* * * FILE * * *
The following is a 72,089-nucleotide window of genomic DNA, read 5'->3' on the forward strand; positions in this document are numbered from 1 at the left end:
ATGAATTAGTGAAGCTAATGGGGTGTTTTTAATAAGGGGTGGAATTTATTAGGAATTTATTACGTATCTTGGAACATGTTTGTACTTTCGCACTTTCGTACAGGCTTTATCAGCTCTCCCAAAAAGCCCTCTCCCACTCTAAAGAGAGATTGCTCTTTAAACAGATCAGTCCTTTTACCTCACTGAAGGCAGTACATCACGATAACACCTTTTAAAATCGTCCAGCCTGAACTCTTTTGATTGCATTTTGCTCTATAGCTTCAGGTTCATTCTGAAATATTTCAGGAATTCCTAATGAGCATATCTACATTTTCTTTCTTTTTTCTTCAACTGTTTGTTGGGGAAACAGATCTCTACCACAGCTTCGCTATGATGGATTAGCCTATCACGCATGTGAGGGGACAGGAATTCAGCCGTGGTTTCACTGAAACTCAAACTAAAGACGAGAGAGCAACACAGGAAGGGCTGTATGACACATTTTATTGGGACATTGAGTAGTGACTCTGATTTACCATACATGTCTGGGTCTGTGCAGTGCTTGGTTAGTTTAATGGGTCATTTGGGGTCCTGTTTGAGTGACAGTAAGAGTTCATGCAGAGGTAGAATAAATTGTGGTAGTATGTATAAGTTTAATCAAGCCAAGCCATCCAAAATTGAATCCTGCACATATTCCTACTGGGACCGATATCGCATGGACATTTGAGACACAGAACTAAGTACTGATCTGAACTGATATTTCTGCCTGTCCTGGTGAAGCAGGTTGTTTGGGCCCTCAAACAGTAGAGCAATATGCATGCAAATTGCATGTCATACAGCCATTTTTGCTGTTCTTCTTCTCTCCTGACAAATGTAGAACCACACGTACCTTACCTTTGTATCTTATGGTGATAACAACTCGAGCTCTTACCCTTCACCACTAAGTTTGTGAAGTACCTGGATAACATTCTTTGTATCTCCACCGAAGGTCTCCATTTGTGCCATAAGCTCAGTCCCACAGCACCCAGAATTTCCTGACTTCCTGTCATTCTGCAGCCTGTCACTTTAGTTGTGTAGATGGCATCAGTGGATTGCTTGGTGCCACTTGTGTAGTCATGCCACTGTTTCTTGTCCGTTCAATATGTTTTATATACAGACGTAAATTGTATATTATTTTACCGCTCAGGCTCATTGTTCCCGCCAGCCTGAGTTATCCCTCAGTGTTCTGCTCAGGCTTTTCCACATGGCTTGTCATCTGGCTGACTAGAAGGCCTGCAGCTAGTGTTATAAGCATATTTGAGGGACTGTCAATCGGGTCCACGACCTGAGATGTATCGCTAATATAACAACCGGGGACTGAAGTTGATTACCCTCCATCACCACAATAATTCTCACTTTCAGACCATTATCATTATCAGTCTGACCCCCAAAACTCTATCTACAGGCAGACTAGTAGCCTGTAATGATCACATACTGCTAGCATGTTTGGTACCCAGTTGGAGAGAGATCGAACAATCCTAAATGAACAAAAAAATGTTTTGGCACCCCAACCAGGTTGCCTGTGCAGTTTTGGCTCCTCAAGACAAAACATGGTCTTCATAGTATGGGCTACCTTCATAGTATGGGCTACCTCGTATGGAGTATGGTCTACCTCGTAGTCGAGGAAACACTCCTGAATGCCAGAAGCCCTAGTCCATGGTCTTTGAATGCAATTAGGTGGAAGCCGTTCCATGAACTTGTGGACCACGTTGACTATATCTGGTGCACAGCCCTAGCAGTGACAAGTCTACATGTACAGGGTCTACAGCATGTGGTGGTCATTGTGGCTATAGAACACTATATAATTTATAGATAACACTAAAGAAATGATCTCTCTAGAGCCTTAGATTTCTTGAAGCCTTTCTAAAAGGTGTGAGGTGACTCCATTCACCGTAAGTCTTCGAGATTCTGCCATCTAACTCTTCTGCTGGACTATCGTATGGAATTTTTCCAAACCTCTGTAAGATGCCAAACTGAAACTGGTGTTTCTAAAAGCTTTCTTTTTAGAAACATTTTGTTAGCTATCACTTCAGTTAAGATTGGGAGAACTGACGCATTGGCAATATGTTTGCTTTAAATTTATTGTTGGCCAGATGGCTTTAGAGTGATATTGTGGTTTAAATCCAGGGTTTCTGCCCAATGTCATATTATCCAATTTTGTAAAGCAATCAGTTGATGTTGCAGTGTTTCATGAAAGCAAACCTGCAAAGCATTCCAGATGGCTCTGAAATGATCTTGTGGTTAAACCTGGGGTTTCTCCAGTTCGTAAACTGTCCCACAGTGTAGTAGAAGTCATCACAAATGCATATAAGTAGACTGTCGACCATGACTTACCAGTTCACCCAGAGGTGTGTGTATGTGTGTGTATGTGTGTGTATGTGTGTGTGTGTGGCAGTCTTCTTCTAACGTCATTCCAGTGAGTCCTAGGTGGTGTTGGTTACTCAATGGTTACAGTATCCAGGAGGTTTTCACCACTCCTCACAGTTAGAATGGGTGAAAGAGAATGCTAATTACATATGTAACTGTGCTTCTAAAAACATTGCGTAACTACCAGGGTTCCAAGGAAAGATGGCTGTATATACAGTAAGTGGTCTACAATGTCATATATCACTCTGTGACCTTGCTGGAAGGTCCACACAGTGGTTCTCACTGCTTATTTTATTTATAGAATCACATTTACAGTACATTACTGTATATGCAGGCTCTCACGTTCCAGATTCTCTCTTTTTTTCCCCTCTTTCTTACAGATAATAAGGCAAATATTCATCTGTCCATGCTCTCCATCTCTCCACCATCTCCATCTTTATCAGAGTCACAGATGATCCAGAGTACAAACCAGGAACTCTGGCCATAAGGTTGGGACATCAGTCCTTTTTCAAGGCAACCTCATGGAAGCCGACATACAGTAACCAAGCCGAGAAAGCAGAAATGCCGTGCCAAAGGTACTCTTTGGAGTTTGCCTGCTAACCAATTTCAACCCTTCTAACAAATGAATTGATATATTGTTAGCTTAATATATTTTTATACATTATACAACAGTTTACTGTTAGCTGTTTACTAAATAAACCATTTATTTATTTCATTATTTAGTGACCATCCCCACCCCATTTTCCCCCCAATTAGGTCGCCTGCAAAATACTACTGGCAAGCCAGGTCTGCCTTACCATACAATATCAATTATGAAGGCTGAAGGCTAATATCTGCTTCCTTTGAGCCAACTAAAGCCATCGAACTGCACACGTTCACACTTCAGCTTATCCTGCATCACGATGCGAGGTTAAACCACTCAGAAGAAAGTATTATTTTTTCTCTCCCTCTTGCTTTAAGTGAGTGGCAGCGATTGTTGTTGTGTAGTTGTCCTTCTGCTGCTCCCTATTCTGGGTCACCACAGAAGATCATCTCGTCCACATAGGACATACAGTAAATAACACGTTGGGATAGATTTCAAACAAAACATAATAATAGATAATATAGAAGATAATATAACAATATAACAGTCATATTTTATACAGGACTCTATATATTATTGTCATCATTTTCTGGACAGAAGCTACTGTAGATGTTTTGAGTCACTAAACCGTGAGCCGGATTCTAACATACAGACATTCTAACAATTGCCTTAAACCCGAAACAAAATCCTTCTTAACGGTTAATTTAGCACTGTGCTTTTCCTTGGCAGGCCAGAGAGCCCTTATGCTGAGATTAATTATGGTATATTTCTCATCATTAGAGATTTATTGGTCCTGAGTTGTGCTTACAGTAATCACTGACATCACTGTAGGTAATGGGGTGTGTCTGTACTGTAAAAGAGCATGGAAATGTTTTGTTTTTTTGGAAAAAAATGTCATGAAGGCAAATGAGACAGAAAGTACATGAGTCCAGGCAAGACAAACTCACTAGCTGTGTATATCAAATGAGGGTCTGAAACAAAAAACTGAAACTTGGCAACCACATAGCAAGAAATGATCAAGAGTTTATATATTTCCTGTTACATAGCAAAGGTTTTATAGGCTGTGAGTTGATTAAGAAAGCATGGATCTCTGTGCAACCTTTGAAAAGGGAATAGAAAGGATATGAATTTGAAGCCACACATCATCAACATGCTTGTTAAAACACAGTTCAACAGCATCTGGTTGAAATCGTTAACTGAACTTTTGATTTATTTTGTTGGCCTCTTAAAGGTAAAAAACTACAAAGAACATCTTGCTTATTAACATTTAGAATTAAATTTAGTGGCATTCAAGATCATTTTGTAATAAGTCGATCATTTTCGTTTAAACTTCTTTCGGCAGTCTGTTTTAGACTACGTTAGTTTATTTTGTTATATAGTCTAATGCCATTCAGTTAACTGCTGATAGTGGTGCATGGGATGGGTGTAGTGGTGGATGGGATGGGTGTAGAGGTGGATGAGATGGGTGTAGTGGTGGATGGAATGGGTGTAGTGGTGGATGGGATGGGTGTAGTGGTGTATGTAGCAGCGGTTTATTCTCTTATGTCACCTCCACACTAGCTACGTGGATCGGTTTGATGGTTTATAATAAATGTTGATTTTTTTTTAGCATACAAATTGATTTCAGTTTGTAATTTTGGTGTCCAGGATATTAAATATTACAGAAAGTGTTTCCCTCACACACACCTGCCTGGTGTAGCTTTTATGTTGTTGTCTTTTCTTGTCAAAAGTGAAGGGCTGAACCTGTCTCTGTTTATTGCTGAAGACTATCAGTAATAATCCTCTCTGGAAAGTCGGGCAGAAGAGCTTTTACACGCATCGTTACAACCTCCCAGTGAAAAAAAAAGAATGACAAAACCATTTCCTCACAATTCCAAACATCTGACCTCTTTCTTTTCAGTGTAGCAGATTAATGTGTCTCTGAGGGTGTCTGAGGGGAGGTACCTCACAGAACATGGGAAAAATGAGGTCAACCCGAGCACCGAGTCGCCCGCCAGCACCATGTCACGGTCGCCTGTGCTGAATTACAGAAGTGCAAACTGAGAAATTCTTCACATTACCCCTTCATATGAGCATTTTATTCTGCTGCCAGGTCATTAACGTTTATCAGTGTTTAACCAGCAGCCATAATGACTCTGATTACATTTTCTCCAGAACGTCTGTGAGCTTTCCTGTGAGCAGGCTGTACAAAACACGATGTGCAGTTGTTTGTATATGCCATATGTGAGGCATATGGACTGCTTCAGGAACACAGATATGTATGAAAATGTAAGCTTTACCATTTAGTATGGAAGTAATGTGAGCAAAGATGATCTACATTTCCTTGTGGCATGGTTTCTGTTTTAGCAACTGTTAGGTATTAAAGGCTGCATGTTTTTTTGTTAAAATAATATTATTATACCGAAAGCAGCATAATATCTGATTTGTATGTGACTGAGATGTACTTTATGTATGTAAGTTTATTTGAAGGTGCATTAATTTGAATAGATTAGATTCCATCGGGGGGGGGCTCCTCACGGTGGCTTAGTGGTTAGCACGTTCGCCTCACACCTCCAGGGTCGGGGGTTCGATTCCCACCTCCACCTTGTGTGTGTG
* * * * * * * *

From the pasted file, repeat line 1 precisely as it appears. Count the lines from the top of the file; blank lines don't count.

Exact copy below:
The following is a 72,089-nucleotide window of genomic DNA, read 5'->3' on the forward strand; positions in this document are numbered from 1 at the left end: